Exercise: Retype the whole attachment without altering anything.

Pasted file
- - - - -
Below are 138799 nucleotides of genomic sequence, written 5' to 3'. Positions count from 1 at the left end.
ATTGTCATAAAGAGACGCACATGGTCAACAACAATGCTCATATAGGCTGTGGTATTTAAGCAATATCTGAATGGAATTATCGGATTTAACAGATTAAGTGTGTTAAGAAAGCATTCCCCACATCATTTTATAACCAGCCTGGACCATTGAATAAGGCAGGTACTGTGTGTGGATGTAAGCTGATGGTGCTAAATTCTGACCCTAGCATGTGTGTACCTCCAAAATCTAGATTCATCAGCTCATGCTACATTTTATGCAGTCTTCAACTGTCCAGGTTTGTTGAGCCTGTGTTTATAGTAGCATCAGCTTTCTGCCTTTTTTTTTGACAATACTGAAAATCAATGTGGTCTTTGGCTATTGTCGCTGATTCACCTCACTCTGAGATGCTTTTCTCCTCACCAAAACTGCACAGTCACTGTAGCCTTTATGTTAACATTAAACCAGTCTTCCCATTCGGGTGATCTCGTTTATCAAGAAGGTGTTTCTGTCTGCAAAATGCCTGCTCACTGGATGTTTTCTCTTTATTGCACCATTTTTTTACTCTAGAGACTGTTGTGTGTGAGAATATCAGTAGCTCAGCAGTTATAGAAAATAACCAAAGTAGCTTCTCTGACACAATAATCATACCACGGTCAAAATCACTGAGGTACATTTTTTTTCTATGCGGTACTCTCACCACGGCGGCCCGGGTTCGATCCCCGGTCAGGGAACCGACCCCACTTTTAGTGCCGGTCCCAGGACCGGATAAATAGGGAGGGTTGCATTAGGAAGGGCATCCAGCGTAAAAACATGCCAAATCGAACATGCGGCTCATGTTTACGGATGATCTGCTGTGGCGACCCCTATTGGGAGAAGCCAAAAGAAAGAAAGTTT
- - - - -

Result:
Below are 138799 nucleotides of genomic sequence, written 5' to 3'. Positions count from 1 at the left end.
ATTGTCATAAAGAGACGCACATGGTCAACAACAATGCTCATATAGGCTGTGGTATTTAAGCAATATCTGAATGGAATTATCGGATTTAACAGATTAAGTGTGTTAAGAAAGCATTCCCCACATCATTTTATAACCAGCCTGGACCATTGAATAAGGCAGGTACTGTGTGTGGATGTAAGCTGATGGTGCTAAATTCTGACCCTAGCATGTGTGTACCTCCAAAATCTAGATTCATCAGCTCATGCTACATTTTATGCAGTCTTCAACTGTCCAGGTTTGTTGAGCCTGTGTTTATAGTAGCATCAGCTTTCTGCCTTTTTTTTTGACAATACTGAAAATCAATGTGGTCTTTGGCTATTGTCGCTGATTCACCTCACTCTGAGATGCTTTTCTCCTCACCAAAACTGCACAGTCACTGTAGCCTTTATGTTAACATTAAACCAGTCTTCCCATTCGGGTGATCTCGTTTATCAAGAAGGTGTTTCTGTCTGCAAAATGCCTGCTCACTGGATGTTTTCTCTTTATTGCACCATTTTTTTACTCTAGAGACTGTTGTGTGTGAGAATATCAGTAGCTCAGCAGTTATAGAAAATAACCAAAGTAGCTTCTCTGACACAATAATCATACCACGGTCAAAATCACTGAGGTACATTTTTTTTCTATGCGGTACTCTCACCACGGCGGCCCGGGTTCGATCCCCGGTCAGGGAACCGACCCCACTTTTAGTGCCGGTCCCAGGACCGGATAAATAGGGAGGGTTGCATTAGGAAGGGCATCCAGCGTAAAAACATGCCAAATCGAACATGCGGCTCATGTTTACGGATGATCTGCTGTGGCGACCCCTATTGGGAGAAGCCAAAAGAAAGAAAGTTT